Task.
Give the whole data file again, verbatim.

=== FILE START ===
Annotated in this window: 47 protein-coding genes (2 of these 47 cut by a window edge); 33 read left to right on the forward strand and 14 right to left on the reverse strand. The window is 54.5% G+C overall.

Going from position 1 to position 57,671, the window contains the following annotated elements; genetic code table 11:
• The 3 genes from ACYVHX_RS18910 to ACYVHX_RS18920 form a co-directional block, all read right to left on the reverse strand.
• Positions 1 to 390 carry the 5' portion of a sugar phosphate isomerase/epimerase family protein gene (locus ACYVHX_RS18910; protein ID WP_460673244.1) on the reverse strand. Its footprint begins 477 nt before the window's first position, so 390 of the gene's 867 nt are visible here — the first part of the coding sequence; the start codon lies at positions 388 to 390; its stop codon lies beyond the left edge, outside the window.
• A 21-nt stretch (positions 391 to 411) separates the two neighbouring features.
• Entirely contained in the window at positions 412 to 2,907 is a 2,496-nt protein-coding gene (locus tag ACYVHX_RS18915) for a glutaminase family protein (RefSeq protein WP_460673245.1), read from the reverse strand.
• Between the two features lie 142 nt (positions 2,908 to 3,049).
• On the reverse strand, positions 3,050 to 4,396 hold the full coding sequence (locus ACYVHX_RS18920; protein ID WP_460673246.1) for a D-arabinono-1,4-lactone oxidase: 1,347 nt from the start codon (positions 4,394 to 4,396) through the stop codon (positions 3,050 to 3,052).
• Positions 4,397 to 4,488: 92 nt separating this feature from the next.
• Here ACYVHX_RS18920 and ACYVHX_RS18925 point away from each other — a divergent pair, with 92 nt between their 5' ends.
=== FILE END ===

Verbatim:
Annotated in this window: 47 protein-coding genes (2 of these 47 cut by a window edge); 33 read left to right on the forward strand and 14 right to left on the reverse strand. The window is 54.5% G+C overall.

Going from position 1 to position 57,671, the window contains the following annotated elements; genetic code table 11:
• The 3 genes from ACYVHX_RS18910 to ACYVHX_RS18920 form a co-directional block, all read right to left on the reverse strand.
• Positions 1 to 390 carry the 5' portion of a sugar phosphate isomerase/epimerase family protein gene (locus ACYVHX_RS18910; protein ID WP_460673244.1) on the reverse strand. Its footprint begins 477 nt before the window's first position, so 390 of the gene's 867 nt are visible here — the first part of the coding sequence; the start codon lies at positions 388 to 390; its stop codon lies beyond the left edge, outside the window.
• A 21-nt stretch (positions 391 to 411) separates the two neighbouring features.
• Entirely contained in the window at positions 412 to 2,907 is a 2,496-nt protein-coding gene (locus tag ACYVHX_RS18915) for a glutaminase family protein (RefSeq protein WP_460673245.1), read from the reverse strand.
• Between the two features lie 142 nt (positions 2,908 to 3,049).
• On the reverse strand, positions 3,050 to 4,396 hold the full coding sequence (locus ACYVHX_RS18920; protein ID WP_460673246.1) for a D-arabinono-1,4-lactone oxidase: 1,347 nt from the start codon (positions 4,394 to 4,396) through the stop codon (positions 3,050 to 3,052).
• Positions 4,397 to 4,488: 92 nt separating this feature from the next.
• Here ACYVHX_RS18920 and ACYVHX_RS18925 point away from each other — a divergent pair, with 92 nt between their 5' ends.